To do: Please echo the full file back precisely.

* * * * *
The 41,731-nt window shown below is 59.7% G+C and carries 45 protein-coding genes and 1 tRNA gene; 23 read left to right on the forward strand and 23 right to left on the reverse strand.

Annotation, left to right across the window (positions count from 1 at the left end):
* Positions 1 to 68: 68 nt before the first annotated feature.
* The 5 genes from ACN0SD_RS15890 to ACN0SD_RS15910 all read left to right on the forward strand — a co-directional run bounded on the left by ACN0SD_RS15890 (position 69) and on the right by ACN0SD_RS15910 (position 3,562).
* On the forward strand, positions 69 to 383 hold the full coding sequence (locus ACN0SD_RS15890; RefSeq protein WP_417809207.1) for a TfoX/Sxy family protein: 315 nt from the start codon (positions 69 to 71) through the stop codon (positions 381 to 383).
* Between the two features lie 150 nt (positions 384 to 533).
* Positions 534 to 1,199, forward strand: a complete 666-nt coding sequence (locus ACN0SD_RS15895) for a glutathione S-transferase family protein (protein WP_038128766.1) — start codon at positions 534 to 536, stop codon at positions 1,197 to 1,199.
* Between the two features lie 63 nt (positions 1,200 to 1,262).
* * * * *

The 41,731-nt window shown below is 59.7% G+C and carries 45 protein-coding genes and 1 tRNA gene; 23 read left to right on the forward strand and 23 right to left on the reverse strand.

Annotation, left to right across the window (positions count from 1 at the left end):
* Positions 1 to 68: 68 nt before the first annotated feature.
* The 5 genes from ACN0SD_RS15890 to ACN0SD_RS15910 all read left to right on the forward strand — a co-directional run bounded on the left by ACN0SD_RS15890 (position 69) and on the right by ACN0SD_RS15910 (position 3,562).
* On the forward strand, positions 69 to 383 hold the full coding sequence (locus ACN0SD_RS15890; RefSeq protein WP_417809207.1) for a TfoX/Sxy family protein: 315 nt from the start codon (positions 69 to 71) through the stop codon (positions 381 to 383).
* Between the two features lie 150 nt (positions 384 to 533).
* Positions 534 to 1,199, forward strand: a complete 666-nt coding sequence (locus ACN0SD_RS15895) for a glutathione S-transferase family protein (protein WP_038128766.1) — start codon at positions 534 to 536, stop codon at positions 1,197 to 1,199.
* Between the two features lie 63 nt (positions 1,200 to 1,262).